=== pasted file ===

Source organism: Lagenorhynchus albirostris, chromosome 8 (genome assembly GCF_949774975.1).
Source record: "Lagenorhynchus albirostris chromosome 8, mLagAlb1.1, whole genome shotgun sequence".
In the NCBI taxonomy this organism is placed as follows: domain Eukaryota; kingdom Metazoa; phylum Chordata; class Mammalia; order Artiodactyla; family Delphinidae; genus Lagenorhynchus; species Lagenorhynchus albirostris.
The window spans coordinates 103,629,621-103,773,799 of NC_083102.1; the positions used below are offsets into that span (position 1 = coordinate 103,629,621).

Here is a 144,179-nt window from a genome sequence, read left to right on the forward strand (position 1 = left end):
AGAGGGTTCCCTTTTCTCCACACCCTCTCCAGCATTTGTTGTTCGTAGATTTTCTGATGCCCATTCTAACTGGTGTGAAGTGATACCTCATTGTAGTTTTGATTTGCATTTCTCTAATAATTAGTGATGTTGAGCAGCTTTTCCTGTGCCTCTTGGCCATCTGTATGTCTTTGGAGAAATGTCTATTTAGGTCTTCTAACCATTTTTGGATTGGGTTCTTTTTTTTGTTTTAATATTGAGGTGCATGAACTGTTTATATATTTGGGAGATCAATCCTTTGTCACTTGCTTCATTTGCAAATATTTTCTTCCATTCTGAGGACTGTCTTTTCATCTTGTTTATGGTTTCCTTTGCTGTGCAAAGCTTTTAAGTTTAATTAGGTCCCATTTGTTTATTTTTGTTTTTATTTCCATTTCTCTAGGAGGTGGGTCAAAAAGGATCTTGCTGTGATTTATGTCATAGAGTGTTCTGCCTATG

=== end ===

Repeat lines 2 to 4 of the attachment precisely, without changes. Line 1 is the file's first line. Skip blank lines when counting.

Source record: "Lagenorhynchus albirostris chromosome 8, mLagAlb1.1, whole genome shotgun sequence".
In the NCBI taxonomy this organism is placed as follows: domain Eukaryota; kingdom Metazoa; phylum Chordata; class Mammalia; order Artiodactyla; family Delphinidae; genus Lagenorhynchus; species Lagenorhynchus albirostris.
The window spans coordinates 103,629,621-103,773,799 of NC_083102.1; the positions used below are offsets into that span (position 1 = coordinate 103,629,621).